Data analytics can predict global warming trends, heat waves
New research shows three days of heat variances, compared to the 30-year record, can predict an extreme weather event.
New research from Arizona State University and Stanford University is augmenting meteorological studies that predict global warming trends and heat waves, adding human-originated factors into the equation.
The process quantifies the changing statistics of temperature evolution before global warming in the early 20th century and recent heat wave events to serve as the early warning signals for potential catastrophic changes. In addition, the study illustrates the contrast between urban and rural early warning signals for extreme heat waves.
We found early-warning signals also exist before global warming and heat waves on the time scale of years and days.
Tracking the pre-event signatures, or tipping points, of the increasing frequency and intensity of heat extremes will support the development of countermeasures to restore climate system resilience.
“Many studies have identified such changes in climate systems, like the sudden end of glacial period,” said Chenghao Wang, a former ASU research scientist now at the Department of Earth System Science at Stanford University's School of Earth, Energy & Environmental Sciences (Stanford Earth). “These qualitative changes usually have early-warning signals several thousand years before them.”
“We detected similar signals in events much shorter than previous studies,” Chenghao Wang said. “We found early-warning signals also exist before global warming and heat waves on the time scale of years and days.”
In addition to global historical temperature data, the team tracks current temperature variances from airport weather stations. If it’s abnormally hot, compared to 30 years of record, for at least three consecutive days, it’s considered a heat wave.
“This method isn’t just applicable for predicting extreme weather events in the next few days or weeks," said Zhihua Wang, an ASU environmental and water research engineering associate professor. “It observes human-induced variabilities and will support prediction over the next decades or even century.”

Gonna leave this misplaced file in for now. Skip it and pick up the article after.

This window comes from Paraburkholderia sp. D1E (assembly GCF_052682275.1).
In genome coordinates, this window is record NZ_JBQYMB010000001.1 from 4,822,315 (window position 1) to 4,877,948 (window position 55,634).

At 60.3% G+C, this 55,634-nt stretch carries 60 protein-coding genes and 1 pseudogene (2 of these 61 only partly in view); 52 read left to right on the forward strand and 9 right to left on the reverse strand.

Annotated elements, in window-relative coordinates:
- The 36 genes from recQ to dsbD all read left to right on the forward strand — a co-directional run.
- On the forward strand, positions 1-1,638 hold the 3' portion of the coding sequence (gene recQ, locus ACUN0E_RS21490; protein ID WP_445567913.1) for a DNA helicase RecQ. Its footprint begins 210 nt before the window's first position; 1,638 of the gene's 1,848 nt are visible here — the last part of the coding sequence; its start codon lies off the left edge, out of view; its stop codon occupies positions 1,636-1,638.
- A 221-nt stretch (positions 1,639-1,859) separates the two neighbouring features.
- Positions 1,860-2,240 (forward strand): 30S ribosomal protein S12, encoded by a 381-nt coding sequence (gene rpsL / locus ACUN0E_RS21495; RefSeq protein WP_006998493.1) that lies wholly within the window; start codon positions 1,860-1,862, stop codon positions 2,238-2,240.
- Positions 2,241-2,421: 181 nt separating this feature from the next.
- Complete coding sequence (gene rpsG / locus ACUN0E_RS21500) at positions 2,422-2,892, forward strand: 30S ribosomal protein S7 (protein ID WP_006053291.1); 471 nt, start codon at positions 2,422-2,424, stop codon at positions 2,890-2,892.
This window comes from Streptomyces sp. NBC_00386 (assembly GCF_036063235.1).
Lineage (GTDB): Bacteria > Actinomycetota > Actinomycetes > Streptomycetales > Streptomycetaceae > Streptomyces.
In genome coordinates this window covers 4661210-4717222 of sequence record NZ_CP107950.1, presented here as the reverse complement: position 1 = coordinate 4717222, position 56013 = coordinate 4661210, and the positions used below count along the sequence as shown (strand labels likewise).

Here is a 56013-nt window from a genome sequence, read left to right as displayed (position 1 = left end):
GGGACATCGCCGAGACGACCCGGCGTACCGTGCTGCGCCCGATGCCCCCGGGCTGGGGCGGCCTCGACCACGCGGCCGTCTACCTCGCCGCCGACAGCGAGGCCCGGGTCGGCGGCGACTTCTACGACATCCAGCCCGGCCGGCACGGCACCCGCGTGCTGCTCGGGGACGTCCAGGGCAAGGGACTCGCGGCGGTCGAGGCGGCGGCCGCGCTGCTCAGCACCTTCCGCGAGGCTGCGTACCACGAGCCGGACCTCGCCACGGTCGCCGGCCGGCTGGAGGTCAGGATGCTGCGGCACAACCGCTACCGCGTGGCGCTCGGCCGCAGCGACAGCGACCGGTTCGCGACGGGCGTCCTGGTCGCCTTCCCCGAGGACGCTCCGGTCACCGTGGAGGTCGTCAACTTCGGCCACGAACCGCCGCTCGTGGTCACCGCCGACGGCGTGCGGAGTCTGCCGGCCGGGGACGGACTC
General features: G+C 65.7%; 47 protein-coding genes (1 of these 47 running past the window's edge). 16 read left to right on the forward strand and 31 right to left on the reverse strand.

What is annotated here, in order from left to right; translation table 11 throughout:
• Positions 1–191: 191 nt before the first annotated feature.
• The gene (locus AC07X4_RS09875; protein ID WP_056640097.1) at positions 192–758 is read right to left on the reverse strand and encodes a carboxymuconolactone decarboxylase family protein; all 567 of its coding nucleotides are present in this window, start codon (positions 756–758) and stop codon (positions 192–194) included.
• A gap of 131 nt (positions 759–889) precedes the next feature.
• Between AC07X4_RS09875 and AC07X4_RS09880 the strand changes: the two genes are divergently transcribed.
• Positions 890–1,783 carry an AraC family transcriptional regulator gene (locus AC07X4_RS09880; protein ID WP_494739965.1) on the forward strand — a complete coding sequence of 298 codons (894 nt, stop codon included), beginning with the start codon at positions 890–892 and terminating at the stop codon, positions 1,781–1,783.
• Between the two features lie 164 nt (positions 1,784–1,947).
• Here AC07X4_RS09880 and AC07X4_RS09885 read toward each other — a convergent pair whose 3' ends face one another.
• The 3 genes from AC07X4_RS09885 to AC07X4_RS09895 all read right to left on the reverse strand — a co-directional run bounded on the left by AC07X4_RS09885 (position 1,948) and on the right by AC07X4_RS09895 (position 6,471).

Zhihua also serves as co-director of climate systems research at ASU's National Center of Excellence on Smart Materials for Urban Climate and Energy.
The emergence of early-warning signals before heat waves provides new insights into the underlying mechanisms, such as possible feedback via land-atmosphere interactions. In particular, given the increasing frequency and intensity of heat extremes, the results will facilitate the design of countermeasures to reserve the tipping and restore the resilience of climate systems.
According to Zhihua Wang, this method creates a “completely new frontier” for evaluating how things like global energy consumption and, conversely, the introduction of urban green infrastructure, are affecting climate change.
“We’re not replacing existing evaluation tools,” he said. “The data is already there. It’s enabling us to gauge what actions are having an impact.”
Based on the study results, researchers surmise that urban greening, or the use of public landscaping and forestry projects, along with adequate irrigation, may promote reverse tipping.
In addition to Chenghao Wang and Zhihua Wang, the team included rising high school junior Linda Sun from Horace Greely High School in Chappaqua, New York.
The study, "Early-Warning Signals for Critical Temperature Transitions," was published July 15 in Geophysical Research Letters. The research was funded in part by a National Science Foundation Atmospheric and Geospace Sciences grant.
This story was adapted from a press release originally posted by Arizona State University.